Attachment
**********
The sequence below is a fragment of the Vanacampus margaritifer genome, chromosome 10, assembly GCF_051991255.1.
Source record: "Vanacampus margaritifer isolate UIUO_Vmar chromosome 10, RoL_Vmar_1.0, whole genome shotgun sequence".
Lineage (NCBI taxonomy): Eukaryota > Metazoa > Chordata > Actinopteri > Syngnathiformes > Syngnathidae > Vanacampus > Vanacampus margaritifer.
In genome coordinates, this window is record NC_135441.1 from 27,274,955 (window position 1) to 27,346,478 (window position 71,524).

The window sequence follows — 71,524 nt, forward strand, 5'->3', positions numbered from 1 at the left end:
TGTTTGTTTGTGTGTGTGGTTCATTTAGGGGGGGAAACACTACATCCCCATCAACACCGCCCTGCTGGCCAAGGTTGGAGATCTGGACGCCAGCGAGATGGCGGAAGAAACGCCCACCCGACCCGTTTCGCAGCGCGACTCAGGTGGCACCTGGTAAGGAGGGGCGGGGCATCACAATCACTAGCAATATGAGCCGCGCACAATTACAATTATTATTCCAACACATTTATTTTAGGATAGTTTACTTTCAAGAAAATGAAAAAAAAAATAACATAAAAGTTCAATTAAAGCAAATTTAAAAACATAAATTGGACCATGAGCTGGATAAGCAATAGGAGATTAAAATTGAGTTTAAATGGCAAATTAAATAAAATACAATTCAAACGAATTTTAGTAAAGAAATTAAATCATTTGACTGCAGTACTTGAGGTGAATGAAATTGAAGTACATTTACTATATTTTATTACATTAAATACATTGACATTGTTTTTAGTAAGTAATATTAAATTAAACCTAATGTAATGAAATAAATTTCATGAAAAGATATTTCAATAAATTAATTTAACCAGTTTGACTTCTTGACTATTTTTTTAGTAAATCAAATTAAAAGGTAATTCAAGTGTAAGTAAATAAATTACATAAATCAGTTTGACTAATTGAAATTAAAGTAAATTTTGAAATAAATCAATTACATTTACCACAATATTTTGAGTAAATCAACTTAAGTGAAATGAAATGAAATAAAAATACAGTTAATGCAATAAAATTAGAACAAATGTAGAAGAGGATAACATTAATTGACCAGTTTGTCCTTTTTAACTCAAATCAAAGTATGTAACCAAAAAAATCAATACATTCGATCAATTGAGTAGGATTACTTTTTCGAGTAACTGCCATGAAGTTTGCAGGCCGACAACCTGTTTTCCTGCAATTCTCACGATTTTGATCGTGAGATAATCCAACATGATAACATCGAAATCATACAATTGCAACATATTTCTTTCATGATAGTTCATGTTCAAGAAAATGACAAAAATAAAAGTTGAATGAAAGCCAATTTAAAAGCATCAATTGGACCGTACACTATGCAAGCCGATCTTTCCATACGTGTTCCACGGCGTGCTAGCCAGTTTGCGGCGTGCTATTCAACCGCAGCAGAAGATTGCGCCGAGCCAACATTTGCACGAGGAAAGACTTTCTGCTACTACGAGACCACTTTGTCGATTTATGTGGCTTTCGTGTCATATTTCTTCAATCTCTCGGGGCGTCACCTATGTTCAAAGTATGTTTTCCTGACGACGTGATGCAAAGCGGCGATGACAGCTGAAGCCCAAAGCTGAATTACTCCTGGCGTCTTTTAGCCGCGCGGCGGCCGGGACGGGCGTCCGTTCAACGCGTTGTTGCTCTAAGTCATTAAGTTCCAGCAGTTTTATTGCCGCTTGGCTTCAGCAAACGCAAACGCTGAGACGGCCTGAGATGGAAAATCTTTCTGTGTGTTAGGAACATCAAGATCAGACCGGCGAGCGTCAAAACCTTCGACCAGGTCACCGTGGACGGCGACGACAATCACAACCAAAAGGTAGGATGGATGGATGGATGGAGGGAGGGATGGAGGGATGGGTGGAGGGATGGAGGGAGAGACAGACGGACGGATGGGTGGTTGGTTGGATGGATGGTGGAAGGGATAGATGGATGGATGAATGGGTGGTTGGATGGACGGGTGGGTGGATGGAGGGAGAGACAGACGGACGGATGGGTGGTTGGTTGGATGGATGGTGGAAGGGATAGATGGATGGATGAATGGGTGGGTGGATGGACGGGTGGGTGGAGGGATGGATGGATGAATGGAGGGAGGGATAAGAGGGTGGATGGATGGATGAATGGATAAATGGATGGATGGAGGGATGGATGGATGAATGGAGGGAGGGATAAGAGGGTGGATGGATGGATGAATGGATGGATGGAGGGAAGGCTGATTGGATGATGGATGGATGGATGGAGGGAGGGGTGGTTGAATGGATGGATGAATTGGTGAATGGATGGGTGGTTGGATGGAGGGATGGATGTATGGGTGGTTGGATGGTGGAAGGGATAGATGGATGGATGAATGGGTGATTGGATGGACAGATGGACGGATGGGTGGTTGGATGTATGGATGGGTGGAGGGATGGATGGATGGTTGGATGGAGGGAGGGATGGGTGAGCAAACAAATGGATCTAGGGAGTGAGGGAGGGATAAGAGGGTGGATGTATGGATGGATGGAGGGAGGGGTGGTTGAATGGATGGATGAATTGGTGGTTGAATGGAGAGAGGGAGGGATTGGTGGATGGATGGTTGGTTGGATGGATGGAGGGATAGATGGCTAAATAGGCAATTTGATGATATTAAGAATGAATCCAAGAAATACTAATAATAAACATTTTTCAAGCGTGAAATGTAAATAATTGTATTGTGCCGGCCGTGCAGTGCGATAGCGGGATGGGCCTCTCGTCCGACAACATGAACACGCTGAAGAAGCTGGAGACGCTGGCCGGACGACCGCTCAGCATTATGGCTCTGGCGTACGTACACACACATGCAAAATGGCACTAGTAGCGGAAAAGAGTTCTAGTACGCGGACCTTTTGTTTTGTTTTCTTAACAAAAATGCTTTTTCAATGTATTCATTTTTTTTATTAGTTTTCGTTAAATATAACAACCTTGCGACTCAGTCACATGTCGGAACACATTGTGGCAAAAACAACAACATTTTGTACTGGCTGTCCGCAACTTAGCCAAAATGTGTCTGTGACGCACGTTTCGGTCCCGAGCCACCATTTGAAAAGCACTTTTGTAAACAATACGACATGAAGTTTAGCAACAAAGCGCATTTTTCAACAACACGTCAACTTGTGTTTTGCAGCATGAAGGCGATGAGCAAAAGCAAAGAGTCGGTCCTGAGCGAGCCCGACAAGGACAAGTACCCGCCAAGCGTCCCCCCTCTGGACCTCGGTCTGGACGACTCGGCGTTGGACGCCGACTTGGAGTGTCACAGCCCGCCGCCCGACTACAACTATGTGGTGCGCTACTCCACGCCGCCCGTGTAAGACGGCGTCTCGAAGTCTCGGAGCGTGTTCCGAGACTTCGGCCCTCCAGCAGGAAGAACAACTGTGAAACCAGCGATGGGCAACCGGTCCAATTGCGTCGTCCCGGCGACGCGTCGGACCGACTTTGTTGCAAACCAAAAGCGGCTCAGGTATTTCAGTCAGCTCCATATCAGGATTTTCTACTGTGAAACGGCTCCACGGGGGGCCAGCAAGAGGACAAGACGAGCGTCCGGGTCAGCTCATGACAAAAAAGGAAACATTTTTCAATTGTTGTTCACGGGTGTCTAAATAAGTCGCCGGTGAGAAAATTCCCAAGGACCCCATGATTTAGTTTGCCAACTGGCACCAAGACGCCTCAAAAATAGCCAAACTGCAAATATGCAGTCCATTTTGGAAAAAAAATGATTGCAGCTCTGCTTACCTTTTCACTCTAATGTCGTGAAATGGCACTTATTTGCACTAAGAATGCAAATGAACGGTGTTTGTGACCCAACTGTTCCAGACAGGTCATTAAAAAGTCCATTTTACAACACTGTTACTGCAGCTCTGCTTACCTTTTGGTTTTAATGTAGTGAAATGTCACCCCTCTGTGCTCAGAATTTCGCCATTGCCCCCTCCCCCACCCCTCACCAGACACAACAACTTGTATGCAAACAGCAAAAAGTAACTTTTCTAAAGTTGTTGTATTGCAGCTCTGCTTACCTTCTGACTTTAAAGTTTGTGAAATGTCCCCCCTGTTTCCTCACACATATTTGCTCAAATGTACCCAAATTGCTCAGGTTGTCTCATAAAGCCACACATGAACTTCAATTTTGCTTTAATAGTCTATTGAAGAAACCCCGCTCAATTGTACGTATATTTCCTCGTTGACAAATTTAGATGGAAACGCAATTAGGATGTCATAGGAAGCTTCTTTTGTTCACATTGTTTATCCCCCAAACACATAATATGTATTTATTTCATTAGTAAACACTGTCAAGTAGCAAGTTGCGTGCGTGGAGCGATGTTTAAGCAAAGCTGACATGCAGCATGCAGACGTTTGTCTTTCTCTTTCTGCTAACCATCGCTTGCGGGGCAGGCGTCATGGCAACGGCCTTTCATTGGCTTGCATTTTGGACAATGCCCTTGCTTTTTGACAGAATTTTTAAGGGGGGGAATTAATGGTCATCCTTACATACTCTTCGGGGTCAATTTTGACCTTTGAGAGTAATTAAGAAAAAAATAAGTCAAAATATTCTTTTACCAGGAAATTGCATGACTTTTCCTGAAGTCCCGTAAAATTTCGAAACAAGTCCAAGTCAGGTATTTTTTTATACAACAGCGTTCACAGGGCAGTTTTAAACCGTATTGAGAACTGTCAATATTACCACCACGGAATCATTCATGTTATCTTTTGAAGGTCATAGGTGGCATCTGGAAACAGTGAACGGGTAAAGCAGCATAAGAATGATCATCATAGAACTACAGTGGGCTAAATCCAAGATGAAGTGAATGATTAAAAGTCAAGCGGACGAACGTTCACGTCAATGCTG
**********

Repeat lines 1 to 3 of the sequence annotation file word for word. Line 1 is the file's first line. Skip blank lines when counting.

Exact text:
The sequence below is a fragment of the Vanacampus margaritifer genome, chromosome 10, assembly GCF_051991255.1.
Source record: "Vanacampus margaritifer isolate UIUO_Vmar chromosome 10, RoL_Vmar_1.0, whole genome shotgun sequence".
Lineage (NCBI taxonomy): Eukaryota > Metazoa > Chordata > Actinopteri > Syngnathiformes > Syngnathidae > Vanacampus > Vanacampus margaritifer.